the lost man chronicles
the daily chronicle
Tuesday, February 21, 2006
A Child Arrested
(Alternatively Titled: Moving Back to Cali)
“Can I move now?”
Enzo asked with his face stuck to the floor.
Laughing in response, I replied, “Of course, you can,” and explained that I actually thought he had been comfortable in this holding position.
I found him like this early this morning, lying on the warm wooden floor heating himself next of the radiator, and immediately noted the exquisite light and unique juxtaposition of form. Thus, I asked him to hold firm while I got my camera.
In a state of arrest he readily complied, but once he noticed that I had exhausted exploring what I had envisioned, he promptly asked, “Can I move now?”
He then got up from the floor and said, “Papa, knowing you, you’d probably take your camera to recess.”
I beamed back and agreed, ”Yes, I’m sure you’re right son.”
Immediately prior to our spontaneous photo session, we had discussed alternatives to his having to endure his chilly school recesses. I suggested that he kindly ask the teacher if he could go to the library and read instead, pleading with a residual sniffle and a “I’m still feeling a little sick Mrs. Chimsek.”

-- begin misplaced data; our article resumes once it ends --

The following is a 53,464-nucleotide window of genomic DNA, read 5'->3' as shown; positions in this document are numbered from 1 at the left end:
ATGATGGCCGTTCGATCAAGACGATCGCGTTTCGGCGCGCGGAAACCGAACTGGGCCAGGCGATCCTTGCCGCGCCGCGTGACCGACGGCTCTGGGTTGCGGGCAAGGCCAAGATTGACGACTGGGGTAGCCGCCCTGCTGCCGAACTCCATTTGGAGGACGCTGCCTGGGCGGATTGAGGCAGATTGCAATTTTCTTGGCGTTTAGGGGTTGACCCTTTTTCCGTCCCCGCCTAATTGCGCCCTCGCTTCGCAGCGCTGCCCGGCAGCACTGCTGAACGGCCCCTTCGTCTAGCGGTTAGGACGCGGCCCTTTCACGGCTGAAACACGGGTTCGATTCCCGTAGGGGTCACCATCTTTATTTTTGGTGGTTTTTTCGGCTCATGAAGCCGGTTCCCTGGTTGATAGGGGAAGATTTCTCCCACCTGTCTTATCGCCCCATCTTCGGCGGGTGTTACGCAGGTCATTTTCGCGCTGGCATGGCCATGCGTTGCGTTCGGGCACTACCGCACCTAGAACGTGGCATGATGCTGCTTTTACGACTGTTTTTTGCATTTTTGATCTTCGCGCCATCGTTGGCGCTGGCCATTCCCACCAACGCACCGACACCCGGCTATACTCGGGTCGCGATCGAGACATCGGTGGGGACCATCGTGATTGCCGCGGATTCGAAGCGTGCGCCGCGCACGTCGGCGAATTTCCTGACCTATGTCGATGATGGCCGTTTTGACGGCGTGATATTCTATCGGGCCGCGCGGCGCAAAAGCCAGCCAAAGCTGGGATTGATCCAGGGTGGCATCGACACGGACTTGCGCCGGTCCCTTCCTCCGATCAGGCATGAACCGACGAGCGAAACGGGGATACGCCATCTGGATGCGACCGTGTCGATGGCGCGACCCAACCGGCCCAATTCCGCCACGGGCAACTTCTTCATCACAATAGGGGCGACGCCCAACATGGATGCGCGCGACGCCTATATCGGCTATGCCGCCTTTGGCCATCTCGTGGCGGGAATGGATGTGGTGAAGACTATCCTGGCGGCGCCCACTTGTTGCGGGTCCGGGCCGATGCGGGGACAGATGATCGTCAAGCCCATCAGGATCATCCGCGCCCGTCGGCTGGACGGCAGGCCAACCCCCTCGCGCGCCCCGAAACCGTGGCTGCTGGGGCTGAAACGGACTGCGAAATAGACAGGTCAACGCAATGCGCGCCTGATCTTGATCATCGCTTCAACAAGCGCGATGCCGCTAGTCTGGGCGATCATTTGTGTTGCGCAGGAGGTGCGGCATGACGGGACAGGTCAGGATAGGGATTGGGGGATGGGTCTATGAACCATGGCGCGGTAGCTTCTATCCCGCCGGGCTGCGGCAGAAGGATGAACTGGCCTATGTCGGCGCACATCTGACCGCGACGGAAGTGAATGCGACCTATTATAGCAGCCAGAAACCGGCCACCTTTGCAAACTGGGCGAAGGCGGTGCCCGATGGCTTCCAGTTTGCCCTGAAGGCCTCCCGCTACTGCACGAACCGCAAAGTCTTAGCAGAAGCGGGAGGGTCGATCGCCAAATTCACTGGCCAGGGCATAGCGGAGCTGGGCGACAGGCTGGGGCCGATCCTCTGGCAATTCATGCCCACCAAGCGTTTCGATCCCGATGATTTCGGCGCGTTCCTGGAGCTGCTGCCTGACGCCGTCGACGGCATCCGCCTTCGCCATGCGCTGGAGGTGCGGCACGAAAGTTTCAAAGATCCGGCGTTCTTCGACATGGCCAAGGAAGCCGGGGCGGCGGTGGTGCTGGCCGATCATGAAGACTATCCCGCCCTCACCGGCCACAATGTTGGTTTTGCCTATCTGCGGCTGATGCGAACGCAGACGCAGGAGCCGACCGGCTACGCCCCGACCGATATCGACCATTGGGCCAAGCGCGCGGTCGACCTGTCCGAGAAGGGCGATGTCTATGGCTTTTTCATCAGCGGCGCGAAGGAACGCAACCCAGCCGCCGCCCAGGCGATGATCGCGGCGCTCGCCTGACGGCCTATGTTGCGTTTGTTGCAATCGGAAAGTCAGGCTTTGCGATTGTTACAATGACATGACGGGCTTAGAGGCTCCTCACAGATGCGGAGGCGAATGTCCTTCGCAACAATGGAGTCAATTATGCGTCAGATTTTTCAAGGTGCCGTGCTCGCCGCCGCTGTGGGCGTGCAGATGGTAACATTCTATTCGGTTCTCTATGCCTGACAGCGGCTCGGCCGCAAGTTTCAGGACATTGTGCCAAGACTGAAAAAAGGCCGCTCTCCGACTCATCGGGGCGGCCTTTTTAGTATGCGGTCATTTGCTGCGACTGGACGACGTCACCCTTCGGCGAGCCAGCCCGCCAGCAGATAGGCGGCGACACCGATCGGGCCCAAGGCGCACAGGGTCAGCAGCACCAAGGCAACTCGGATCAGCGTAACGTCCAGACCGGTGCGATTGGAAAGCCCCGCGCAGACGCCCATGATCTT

Enzo was not confident that my suggestion would work and I secretly agreed. I was empathizing with him deeply, for I strongly dislike the cold. I grew up in Northern California and so I remember that recess was always a pleasure because during winter it meant running about in an invigorating morning fog in no less than fifty degrees or more (according to weather.com the average temperature in San Jose is 53 in February). Enzo, however, was frequently subject to 40 minutes of 40 degrees or less.
Hence, admittedly, when it snows around here I’m not much of a happy camper. My disposition and climatic penchants were arrested during my sunny childhood days in San Jose, where it snowed only once while I was growing up—in fourth grade for about 15 minutes. Needless to say it didn’t stick and thus the joy of building snowmen, sledding, snowball fights and the like never stuck either. (Wikipedia, the popular free encyclopedia online, even takes note of this special day in its write-up on my hometown: “Snow fell on the valley floor in San Jose in January of 1976, about an inch that melted soon after the sun rose.”).
So now, 30 years later, when it snows it means shoveling the sidewalk of a corner lot for two hours, trudging through sludge on the way to work, and having to constantly shop-vac and sweep the basement when it floods as the snow melts and saturates the foundation.
Hence, I sincerely wished I could comfort Enzo. Alas, I know that Jersey public schools are pretty rigid with their state ordained rules these days, and thus I too was not confident that any wily pleading would save him from having to go out in the cold just like everyone else.
I encouraged him nonetheless, and said with a smile, “Well, ask anyway. You never know.”
But privately, I thought, “You know, the real solution is —moving back to California.”
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